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Pulaski County Courts, DHS Celebrate National Adoption DayDate: 11/29/2016
By Kev Moye
LITTLE ROCK, Ark. – On a beautiful, sunny, fall afternoon, the Pulaski County Adoption Day celebration was held on the steps of the Pulaski County Juvenile Court.
The theme for the Nov. 17 event was “Celebrating a Family for Every Child,” and coincided with National Adoption Day
The Arkansas Department of Human Services Division of Children and Family Services organized the festivities with the family court and Project Zero, and highlighted the importance of youths being in a forever home.
Jessica Foreman addressed the attendees from the viewpoint of an elementary school teacher and an adoptive parent.
“Everybody needs somebody. My husband and I decided to take this journey, and it’s had its ups and downs – but at the end it was all worth it. Our children have blessed us tremendously,” Foreman said. “We have learned from them. They’ve made us better people. They’ve helped me become a better teacher and to look at situations from a parent’s side and not just as an educator.
“I’m happy for everybody who’s played a role in making a difference in a child’s life,” she said. “You not only make a difference in their lives, they’re making a difference in your lives.”
Cory and Christina Jones also advocate for adoption.
Mr. Jones provided a powerful testimony of how adoption has given both he and his wife a renewed stance on parenting.
“This has been such a beautiful and wonderful experience for us. It’s opened our eyes to so many things,” he said. “It’s opened our eyes to our own inadequacies as people and as parents. Before I was a parent, I thought I knew everything about parenting. But foster care and adoption has humbled us in so many ways.
“It’s opened our eyes to the reality that kids need the ability to tell their full story,” Jones emotionally said. “It’s wonderful for them to understand where they come from.”
Judge Joyce Warren with the family court made a passionate plea to the crowd, with an emphasis on all youth deserving a chance to reside in a permanent, loving environment.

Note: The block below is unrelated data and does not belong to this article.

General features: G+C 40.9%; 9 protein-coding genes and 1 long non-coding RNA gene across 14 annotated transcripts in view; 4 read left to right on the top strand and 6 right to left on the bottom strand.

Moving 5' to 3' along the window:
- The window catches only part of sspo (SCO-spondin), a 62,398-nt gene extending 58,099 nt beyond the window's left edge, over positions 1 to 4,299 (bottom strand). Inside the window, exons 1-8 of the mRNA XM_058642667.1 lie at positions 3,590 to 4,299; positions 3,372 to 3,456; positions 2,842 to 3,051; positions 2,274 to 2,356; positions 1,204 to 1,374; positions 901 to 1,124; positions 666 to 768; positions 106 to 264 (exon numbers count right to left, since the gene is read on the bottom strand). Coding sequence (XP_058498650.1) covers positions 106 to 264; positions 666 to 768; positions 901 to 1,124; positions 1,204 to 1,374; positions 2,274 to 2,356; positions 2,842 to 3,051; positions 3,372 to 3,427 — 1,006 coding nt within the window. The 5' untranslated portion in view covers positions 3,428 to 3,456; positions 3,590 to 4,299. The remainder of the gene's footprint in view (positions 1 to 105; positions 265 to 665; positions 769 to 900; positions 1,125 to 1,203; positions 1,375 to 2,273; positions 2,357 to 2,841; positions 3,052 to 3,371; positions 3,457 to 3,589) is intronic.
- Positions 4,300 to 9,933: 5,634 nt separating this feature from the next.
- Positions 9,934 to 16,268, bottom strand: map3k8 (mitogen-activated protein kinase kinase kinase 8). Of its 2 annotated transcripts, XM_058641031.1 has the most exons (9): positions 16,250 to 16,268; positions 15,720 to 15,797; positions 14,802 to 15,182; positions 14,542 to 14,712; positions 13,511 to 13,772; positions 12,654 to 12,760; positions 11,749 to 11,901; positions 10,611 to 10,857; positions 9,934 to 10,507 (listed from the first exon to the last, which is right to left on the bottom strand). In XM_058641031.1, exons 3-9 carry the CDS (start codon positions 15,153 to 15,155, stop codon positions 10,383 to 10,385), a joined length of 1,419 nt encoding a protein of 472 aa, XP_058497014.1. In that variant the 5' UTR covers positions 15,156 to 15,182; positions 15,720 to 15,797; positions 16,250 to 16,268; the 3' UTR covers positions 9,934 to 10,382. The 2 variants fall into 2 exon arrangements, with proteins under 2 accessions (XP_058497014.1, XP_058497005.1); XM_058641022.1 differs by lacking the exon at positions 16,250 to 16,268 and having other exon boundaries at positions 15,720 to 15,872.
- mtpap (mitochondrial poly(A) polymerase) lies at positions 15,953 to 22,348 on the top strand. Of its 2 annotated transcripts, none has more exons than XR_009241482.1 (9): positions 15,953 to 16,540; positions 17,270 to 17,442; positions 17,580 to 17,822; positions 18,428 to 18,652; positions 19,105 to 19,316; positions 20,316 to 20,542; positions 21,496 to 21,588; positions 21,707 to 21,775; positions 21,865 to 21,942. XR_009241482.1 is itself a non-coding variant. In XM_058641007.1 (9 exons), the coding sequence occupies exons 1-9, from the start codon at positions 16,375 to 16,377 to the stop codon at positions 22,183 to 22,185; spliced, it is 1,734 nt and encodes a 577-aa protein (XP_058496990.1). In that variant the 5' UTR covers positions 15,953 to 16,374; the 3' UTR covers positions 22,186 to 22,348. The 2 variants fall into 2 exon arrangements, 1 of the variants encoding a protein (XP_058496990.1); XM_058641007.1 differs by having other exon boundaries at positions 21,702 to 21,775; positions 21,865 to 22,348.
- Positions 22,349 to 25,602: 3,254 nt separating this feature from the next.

“November is special to all of us because it’s National Adoption Month. Children of all races, gender and ages get to experience the joy of finding their Forever Family once an adoption is finalized,” she said. “The sense of community is so important, and we all need to do everything we can to ensure that every child has a positive, supportive community in which to grow and develop.”
Warren also referenced the low adoption rates of teenage youth, and one in three in the child welfare system in Arkansas is a teenager.
“Statistics show that teens are less likely to be adopted than younger children. So we think about what we can do in the judicial system to change that,” she acknowledged.
“One thing we can do is to promote positive attitudes toward permanency. We have to believe and set expectations for others that all children are adoptable.”
“There is still a lot of work to be done,” Warren said. “We have about 5,200 children in foster care in Arkansas with about 500 waiting for their own forever adoptive family.”
The event concluded with the finalization of several adoptions and the release of red and purple balloons.
There are children of all ages, genders and races – including only children and sibling groups – in need of an adoptive family. There is no cost associated with adopting through the Arkansas Department of Human Service Division of Children and Family Services. Some children will qualify for financial benefits. For more information, visit www.adoptarkansas.org.
Judge Joyce Warren gives her address during the Pulaski County Adoption Day ceremonies, emphasizing the need for forever homes for teens.